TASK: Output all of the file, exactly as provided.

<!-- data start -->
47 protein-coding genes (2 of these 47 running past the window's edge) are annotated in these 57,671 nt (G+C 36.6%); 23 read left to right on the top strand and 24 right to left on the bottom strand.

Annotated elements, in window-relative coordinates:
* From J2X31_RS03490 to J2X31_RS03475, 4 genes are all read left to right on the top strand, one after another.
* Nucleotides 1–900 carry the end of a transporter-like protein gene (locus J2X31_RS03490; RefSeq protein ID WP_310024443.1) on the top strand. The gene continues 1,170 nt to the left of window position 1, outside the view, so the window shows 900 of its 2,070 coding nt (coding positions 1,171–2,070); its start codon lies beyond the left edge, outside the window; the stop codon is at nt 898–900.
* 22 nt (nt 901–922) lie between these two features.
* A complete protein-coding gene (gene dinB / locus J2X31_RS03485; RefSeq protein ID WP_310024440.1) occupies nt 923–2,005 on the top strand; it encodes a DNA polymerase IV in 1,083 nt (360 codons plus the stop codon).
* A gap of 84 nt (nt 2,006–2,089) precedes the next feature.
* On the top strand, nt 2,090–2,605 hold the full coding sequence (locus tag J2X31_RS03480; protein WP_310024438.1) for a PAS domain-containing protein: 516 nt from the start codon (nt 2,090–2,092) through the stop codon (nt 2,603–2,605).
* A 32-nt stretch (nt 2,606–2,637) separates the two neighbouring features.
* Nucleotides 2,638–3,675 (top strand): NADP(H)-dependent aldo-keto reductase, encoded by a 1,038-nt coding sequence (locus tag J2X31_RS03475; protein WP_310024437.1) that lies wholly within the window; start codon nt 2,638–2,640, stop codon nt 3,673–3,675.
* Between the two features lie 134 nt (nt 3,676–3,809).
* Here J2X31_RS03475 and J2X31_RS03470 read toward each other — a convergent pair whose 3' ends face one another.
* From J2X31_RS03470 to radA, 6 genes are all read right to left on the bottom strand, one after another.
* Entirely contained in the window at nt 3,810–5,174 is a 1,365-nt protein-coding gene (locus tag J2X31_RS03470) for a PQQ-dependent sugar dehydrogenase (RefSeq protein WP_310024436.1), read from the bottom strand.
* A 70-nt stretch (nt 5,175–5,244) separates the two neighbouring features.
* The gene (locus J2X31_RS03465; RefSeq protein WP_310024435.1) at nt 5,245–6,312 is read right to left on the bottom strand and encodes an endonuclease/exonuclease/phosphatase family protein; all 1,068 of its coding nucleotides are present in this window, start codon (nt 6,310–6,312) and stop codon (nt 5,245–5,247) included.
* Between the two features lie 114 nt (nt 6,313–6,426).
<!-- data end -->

47 protein-coding genes (2 of these 47 running past the window's edge) are annotated in these 57,671 nt (G+C 36.6%); 23 read left to right on the top strand and 24 right to left on the bottom strand.

Annotated elements, in window-relative coordinates:
* From J2X31_RS03490 to J2X31_RS03475, 4 genes are all read left to right on the top strand, one after another.
* Nucleotides 1–900 carry the end of a transporter-like protein gene (locus J2X31_RS03490; RefSeq protein ID WP_310024443.1) on the top strand. The gene continues 1,170 nt to the left of window position 1, outside the view, so the window shows 900 of its 2,070 coding nt (coding positions 1,171–2,070); its start codon lies beyond the left edge, outside the window; the stop codon is at nt 898–900.
* 22 nt (nt 901–922) lie between these two features.
* A complete protein-coding gene (gene dinB / locus J2X31_RS03485; RefSeq protein ID WP_310024440.1) occupies nt 923–2,005 on the top strand; it encodes a DNA polymerase IV in 1,083 nt (360 codons plus the stop codon).
* A gap of 84 nt (nt 2,006–2,089) precedes the next feature.
* On the top strand, nt 2,090–2,605 hold the full coding sequence (locus tag J2X31_RS03480; protein WP_310024438.1) for a PAS domain-containing protein: 516 nt from the start codon (nt 2,090–2,092) through the stop codon (nt 2,603–2,605).
* A 32-nt stretch (nt 2,606–2,637) separates the two neighbouring features.
* Nucleotides 2,638–3,675 (top strand): NADP(H)-dependent aldo-keto reductase, encoded by a 1,038-nt coding sequence (locus tag J2X31_RS03475; protein WP_310024437.1) that lies wholly within the window; start codon nt 2,638–2,640, stop codon nt 3,673–3,675.
* Between the two features lie 134 nt (nt 3,676–3,809).
* Here J2X31_RS03475 and J2X31_RS03470 read toward each other — a convergent pair whose 3' ends face one another.
* From J2X31_RS03470 to radA, 6 genes are all read right to left on the bottom strand, one after another.
* Entirely contained in the window at nt 3,810–5,174 is a 1,365-nt protein-coding gene (locus tag J2X31_RS03470) for a PQQ-dependent sugar dehydrogenase (RefSeq protein WP_310024436.1), read from the bottom strand.
* A 70-nt stretch (nt 5,175–5,244) separates the two neighbouring features.
* The gene (locus J2X31_RS03465; RefSeq protein WP_310024435.1) at nt 5,245–6,312 is read right to left on the bottom strand and encodes an endonuclease/exonuclease/phosphatase family protein; all 1,068 of its coding nucleotides are present in this window, start codon (nt 6,310–6,312) and stop codon (nt 5,245–5,247) included.
* Between the two features lie 114 nt (nt 6,313–6,426).